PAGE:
Basically, in Excel, the **NOT** function reverses the results of logical value. In situations where we need to know whether or not a given condition was met, the** NOT** function comes in handy.

In this article, I’ll discuss the ins and outs of the function, starting from the basics to **VBA** code, including eight practical examples.

**NOT Function in Excel (Quick View)**

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## Download Excel Workbook

## Excel NOT Function: Syntax & Arguments

Firstly, we’ll see the syntax and argument of the function. If you insert the function after entering** equal sign (=)**, you’ll see the following figure.

### Summary

**NOT** is a logical function. This function helps to verify that one value is not the same as another. If you give TRUE, FALSE is returned and FALSE is given, TRUE will be returned.

In essence, it always returns a logical opposite value.

### Syntax

`=NOT(logical)`

### Return Values

Reversed Value (logical)

### Arguments

Argument |
Required or Optional |
Value |

logical |
Required | A logical value that can be evaluated either TRUE or FALSE |

## How to Use the NOT Function in Excel (With 8 Examples)

### Example 1: Basic Example of NOT Function

The** NOT** function reverses the logical values TRUE and FALSE. In the following figure, there are basic examples of using the function. Such as the input in cell B5 is TRUE, the NOT function returns the opposite FALSE in cell C5. Usually, 0 is considered as FALSE in Excel, so the **NOT** function returns TRUE with 0. In the case of any other number, the output will be FALSE.

### Example 2: Using the NOT Function to Omit A Certain Value

If you wish, you can use the** NOT** function to exclude a specific cell value. For example, you can find any product but TV. If the input product is TV, the result will be FALSE. Otherwise, the result will be TRUE. The formula will be:

`=NOT(B5="TV")`

### Example 3: NOT for Greater Than or Less Than Value

If you want to find which cell value is not greater than a specific value. Such as, you can find the prices of the products which are not greater than $200. If the condition is fulfilled, the result will be shown as TRUE.

The formula will be-

`=NOT(C5>200)`

### Example 4: NOT with OR Function

You can use the **OR** function with the **NOT** function.

Let’s imagine, a list of products is provided in front of you. But you want to get any product except TV and AC. In such a case, just use the following formula.

`=NOT(OR(B5="TV",B5="AC"))`

### Example 5: NOT with AND Function

Assuming another condition, you want to exclude the TV made by Silo Digital. For this, you have to use the **AND** and **NOT** functions. The formula will be:

`=NOT(AND(B5="TV",C5="Silo Digital"))`

### Example 6: NOT with IF Function

**IF** is a popular Excel function that is mainly for meeting logical statements.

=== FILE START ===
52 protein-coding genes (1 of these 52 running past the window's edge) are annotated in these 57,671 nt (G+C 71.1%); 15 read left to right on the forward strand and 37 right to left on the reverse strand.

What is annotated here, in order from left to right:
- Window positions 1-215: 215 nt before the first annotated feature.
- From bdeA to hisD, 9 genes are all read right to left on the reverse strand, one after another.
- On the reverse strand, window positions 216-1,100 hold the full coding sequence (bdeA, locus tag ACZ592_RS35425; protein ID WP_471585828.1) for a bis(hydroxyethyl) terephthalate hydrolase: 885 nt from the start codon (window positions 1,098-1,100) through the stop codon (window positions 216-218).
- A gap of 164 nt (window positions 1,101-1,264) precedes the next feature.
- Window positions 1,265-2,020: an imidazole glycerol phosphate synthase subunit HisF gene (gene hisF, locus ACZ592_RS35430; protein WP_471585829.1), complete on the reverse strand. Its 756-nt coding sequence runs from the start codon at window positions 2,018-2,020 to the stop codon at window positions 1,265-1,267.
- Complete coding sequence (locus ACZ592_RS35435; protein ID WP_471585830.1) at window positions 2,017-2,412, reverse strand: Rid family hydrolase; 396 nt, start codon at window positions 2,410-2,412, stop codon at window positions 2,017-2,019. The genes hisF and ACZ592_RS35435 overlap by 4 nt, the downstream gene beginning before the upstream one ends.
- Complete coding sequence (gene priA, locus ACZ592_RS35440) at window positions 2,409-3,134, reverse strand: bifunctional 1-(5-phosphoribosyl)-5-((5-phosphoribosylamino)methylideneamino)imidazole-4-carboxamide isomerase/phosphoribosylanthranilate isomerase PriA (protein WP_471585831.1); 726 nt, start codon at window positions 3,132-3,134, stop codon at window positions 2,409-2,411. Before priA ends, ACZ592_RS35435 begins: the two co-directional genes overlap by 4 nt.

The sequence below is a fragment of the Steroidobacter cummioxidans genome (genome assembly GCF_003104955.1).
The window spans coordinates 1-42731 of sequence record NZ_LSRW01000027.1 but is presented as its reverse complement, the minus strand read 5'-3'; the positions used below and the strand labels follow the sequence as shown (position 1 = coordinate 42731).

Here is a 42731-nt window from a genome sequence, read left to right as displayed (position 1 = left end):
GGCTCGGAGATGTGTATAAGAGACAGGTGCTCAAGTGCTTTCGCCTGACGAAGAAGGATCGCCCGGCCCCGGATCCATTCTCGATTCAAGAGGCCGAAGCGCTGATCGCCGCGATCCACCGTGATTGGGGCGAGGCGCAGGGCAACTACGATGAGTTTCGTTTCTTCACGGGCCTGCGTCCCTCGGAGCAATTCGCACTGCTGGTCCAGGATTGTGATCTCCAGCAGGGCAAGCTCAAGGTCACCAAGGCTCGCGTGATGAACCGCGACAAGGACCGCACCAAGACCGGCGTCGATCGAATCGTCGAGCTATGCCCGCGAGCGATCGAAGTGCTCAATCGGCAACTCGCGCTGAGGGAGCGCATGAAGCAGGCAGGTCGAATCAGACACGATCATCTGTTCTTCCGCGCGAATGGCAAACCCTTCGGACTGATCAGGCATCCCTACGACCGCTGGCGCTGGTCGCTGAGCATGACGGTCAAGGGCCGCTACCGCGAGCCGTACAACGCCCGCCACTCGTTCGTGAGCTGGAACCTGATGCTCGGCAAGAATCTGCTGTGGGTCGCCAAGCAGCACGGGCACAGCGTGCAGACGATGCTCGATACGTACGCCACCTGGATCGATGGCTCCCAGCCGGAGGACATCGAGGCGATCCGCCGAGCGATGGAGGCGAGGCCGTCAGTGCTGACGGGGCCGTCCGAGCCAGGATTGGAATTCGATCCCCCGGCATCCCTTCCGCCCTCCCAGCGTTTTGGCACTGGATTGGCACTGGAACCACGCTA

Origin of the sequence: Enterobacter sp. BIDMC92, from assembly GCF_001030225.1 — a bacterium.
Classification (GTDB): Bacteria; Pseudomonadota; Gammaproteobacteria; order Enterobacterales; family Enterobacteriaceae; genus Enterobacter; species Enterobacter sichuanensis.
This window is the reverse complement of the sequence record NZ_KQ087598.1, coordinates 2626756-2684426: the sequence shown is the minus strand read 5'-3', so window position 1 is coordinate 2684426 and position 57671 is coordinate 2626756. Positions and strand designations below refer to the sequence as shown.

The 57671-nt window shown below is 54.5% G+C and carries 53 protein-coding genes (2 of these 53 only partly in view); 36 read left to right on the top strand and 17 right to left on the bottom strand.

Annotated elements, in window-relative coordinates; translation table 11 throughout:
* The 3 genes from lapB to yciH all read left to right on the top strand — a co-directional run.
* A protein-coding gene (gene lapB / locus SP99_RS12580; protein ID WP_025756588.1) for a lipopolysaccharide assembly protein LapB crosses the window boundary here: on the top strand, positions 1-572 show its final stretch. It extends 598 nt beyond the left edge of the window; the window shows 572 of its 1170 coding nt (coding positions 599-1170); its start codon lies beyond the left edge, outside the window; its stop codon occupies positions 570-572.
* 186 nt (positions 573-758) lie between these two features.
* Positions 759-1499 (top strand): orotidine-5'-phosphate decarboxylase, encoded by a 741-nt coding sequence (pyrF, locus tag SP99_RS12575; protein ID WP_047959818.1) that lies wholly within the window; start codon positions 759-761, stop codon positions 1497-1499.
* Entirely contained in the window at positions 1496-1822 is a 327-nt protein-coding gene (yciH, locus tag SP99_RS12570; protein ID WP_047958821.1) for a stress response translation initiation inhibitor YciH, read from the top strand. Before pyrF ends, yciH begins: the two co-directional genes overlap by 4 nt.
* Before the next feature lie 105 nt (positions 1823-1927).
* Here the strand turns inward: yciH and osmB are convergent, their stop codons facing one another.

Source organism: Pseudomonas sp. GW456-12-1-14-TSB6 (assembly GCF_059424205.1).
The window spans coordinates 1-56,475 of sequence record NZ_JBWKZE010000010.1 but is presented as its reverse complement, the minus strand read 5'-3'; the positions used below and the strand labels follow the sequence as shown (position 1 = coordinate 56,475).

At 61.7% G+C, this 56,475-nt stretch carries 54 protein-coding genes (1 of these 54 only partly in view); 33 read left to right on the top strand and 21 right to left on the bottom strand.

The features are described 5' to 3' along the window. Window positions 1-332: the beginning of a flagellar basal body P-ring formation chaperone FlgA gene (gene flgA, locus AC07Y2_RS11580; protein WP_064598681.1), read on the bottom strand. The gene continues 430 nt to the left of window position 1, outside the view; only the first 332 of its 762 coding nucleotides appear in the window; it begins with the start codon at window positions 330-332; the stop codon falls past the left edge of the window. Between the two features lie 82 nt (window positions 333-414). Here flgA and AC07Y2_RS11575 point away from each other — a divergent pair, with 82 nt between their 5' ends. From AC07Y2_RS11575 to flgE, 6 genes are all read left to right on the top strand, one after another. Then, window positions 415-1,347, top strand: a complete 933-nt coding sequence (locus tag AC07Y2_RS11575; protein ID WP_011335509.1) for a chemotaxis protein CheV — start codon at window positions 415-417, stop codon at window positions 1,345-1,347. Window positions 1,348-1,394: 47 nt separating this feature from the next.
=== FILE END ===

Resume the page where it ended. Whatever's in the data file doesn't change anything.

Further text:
For example, you don’t want to buy the product TV or AC. Now, you have to use the following formula. If the criteria are found, the result will be shown as “Don’t buy” (represents TRUE). The formula will be:

`=IF(NOT(OR((B5="TV"),(B5="AC"))),"To buy","Don't buy")`

### Example 7: NOT with ISBLANK Function (Working with Blank Cell)

If you guys need to consider the blank cell, you may use the **ISBLANK** cell. Also, you can add the **NOT** function.

For example, the price is increased for some products shown as “extra price” in the following figure. If the sales are declined in the case of those products, then the seller may offer a discount e.g. 10% for those products on the extra price. Here, products without extra price won’t be considered.

In such a situation, you may utilize the following formula.

`=IF(NOT(ISBLANK(E5)), E5*10%, "No discount")`

### Example 8: NOT Function Using VBA in Excel

If you have a larger dataset, it is time-consuming and a little bit boring to get the required result using a formula.

Rather you can utilize the** VBA** code in Excel which performs the result rapidly and accurately.

Now, let’s see how you can apply the **VBA** code to calculate the number of minutes.

Firstly, open a module by clicking **Developer**>**Visual Basic**>**Insert**>**Module.**

Then, copy the following code in your module.

```
Sub Excel_NOT_Function()
'declare a variable
Dim ws As Worksheet
Set ws = Worksheets("NOT VBA")
'apply the Excel NOT function
ws.Range("C5").Formula = "=NOT(ISNUMBER(B5))"
ws.Range("C6").Formula = "=NOT(ISNUMBER(B6))"
ws.Range("C7").Formula = "=NOT(ISNUMBER(B7))"
ws.Range("C8").Formula = "=NOT(ISNUMBER(B8))"
ws.Range("C9").Formula = "=NOT(ISNUMBER(B9))"
End Sub
```

The following things are essential in the above VBA code.

**Worksheet name**: Here, the worksheet name is “NOT VBA”**Logic**: The ISNUMBER function finds whether a cell value is a numerical value or not.**Input cell**: Here, the input cell is B5, B6, etc.**Output range**: The output range is C5, C6, etc.

## Common Errors While Using the NOT Function

Common Errors |
When they show |

#VALUE! | – Occurs when the cell range is inserted as input. |

## Conclusion

This is how you can apply the **NOT** function to reverse the logical value TRUE and FALSE. Also, you have the opportunity to combine the function with other Excel functions. If you have an interesting and unique method of using the **NOT** function, please share it in the comments section below.

Thanks for being with me.